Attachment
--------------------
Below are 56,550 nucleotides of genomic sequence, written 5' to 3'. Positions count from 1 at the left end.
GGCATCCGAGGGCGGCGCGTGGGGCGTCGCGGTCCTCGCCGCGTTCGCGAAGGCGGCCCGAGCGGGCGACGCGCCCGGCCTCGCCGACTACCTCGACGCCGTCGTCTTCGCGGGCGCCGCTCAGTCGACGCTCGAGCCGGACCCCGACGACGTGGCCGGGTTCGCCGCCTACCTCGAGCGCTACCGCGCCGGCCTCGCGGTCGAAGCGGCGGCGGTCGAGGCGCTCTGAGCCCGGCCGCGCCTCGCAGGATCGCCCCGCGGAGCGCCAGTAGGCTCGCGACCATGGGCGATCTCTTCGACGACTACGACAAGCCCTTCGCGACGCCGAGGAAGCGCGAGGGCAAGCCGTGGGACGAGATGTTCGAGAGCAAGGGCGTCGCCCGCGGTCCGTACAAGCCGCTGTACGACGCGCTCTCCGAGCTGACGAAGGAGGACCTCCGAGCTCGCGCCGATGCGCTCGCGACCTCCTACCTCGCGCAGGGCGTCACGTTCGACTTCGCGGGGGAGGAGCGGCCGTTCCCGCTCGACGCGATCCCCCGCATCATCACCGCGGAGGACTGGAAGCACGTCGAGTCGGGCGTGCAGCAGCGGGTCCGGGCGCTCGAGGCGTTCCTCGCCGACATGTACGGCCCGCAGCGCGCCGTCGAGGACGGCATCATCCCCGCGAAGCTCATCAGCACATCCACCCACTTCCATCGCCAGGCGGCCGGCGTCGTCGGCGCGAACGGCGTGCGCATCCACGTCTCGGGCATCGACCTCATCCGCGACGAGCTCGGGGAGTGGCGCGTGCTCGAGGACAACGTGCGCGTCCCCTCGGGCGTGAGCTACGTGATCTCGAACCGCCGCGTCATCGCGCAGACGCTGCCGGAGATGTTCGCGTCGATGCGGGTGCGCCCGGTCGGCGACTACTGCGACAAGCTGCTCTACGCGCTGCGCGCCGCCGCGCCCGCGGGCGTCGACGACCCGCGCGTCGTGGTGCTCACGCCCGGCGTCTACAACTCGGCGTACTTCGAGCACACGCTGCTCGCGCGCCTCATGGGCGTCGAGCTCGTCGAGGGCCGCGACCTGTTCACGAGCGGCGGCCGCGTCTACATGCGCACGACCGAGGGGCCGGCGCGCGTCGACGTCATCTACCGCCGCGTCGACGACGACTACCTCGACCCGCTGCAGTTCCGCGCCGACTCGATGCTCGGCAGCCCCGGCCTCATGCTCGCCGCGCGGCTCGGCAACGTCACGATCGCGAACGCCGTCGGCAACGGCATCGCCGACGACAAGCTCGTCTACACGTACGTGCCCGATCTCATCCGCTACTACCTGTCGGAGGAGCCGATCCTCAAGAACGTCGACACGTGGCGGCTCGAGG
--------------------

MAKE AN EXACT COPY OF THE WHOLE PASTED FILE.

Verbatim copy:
Below are 56,550 nucleotides of genomic sequence, written 5' to 3'. Positions count from 1 at the left end.
GGCATCCGAGGGCGGCGCGTGGGGCGTCGCGGTCCTCGCCGCGTTCGCGAAGGCGGCCCGAGCGGGCGACGCGCCCGGCCTCGCCGACTACCTCGACGCCGTCGTCTTCGCGGGCGCCGCTCAGTCGACGCTCGAGCCGGACCCCGACGACGTGGCCGGGTTCGCCGCCTACCTCGAGCGCTACCGCGCCGGCCTCGCGGTCGAAGCGGCGGCGGTCGAGGCGCTCTGAGCCCGGCCGCGCCTCGCAGGATCGCCCCGCGGAGCGCCAGTAGGCTCGCGACCATGGGCGATCTCTTCGACGACTACGACAAGCCCTTCGCGACGCCGAGGAAGCGCGAGGGCAAGCCGTGGGACGAGATGTTCGAGAGCAAGGGCGTCGCCCGCGGTCCGTACAAGCCGCTGTACGACGCGCTCTCCGAGCTGACGAAGGAGGACCTCCGAGCTCGCGCCGATGCGCTCGCGACCTCCTACCTCGCGCAGGGCGTCACGTTCGACTTCGCGGGGGAGGAGCGGCCGTTCCCGCTCGACGCGATCCCCCGCATCATCACCGCGGAGGACTGGAAGCACGTCGAGTCGGGCGTGCAGCAGCGGGTCCGGGCGCTCGAGGCGTTCCTCGCCGACATGTACGGCCCGCAGCGCGCCGTCGAGGACGGCATCATCCCCGCGAAGCTCATCAGCACATCCACCCACTTCCATCGCCAGGCGGCCGGCGTCGTCGGCGCGAACGGCGTGCGCATCCACGTCTCGGGCATCGACCTCATCCGCGACGAGCTCGGGGAGTGGCGCGTGCTCGAGGACAACGTGCGCGTCCCCTCGGGCGTGAGCTACGTGATCTCGAACCGCCGCGTCATCGCGCAGACGCTGCCGGAGATGTTCGCGTCGATGCGGGTGCGCCCGGTCGGCGACTACTGCGACAAGCTGCTCTACGCGCTGCGCGCCGCCGCGCCCGCGGGCGTCGACGACCCGCGCGTCGTGGTGCTCACGCCCGGCGTCTACAACTCGGCGTACTTCGAGCACACGCTGCTCGCGCGCCTCATGGGCGTCGAGCTCGTCGAGGGCCGCGACCTGTTCACGAGCGGCGGCCGCGTCTACATGCGCACGACCGAGGGGCCGGCGCGCGTCGACGTCATCTACCGCCGCGTCGACGACGACTACCTCGACCCGCTGCAGTTCCGCGCCGACTCGATGCTCGGCAGCCCCGGCCTCATGCTCGCCGCGCGGCTCGGCAACGTCACGATCGCGAACGCCGTCGGCAACGGCATCGCCGACGACAAGCTCGTCTACACGTACGTGCCCGATCTCATCCGCTACTACCTGTCGGAGGAGCCGATCCTCAAGAACGTCGACACGTGGCGGCTCGAGG